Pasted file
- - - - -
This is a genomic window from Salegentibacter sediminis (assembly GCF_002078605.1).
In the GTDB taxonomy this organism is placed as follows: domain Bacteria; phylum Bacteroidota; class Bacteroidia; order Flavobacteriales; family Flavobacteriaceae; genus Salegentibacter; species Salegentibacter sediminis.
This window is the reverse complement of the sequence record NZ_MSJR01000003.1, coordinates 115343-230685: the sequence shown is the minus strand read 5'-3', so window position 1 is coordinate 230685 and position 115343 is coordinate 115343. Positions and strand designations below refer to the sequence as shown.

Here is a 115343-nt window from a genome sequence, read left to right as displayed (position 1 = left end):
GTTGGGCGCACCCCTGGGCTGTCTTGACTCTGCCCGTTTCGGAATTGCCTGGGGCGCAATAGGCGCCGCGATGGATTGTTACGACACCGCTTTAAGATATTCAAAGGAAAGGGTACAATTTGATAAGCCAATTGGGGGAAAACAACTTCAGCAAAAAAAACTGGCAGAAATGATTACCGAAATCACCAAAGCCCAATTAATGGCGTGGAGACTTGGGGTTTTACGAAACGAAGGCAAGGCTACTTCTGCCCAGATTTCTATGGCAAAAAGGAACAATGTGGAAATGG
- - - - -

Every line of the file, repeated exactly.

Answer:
This is a genomic window from Salegentibacter sediminis (assembly GCF_002078605.1).
In the GTDB taxonomy this organism is placed as follows: domain Bacteria; phylum Bacteroidota; class Bacteroidia; order Flavobacteriales; family Flavobacteriaceae; genus Salegentibacter; species Salegentibacter sediminis.
This window is the reverse complement of the sequence record NZ_MSJR01000003.1, coordinates 115343-230685: the sequence shown is the minus strand read 5'-3', so window position 1 is coordinate 230685 and position 115343 is coordinate 115343. Positions and strand designations below refer to the sequence as shown.

Here is a 115343-nt window from a genome sequence, read left to right as displayed (position 1 = left end):
GTTGGGCGCACCCCTGGGCTGTCTTGACTCTGCCCGTTTCGGAATTGCCTGGGGCGCAATAGGCGCCGCGATGGATTGTTACGACACCGCTTTAAGATATTCAAAGGAAAGGGTACAATTTGATAAGCCAATTGGGGGAAAACAACTTCAGCAAAAAAAACTGGCAGAAATGATTACCGAAATCACCAAAGCCCAATTAATGGCGTGGAGACTTGGGGTTTTACGAAACGAAGGCAAGGCTACTTCTGCCCAGATTTCTATGGCAAAAAGGAACAATGTGGAAATGG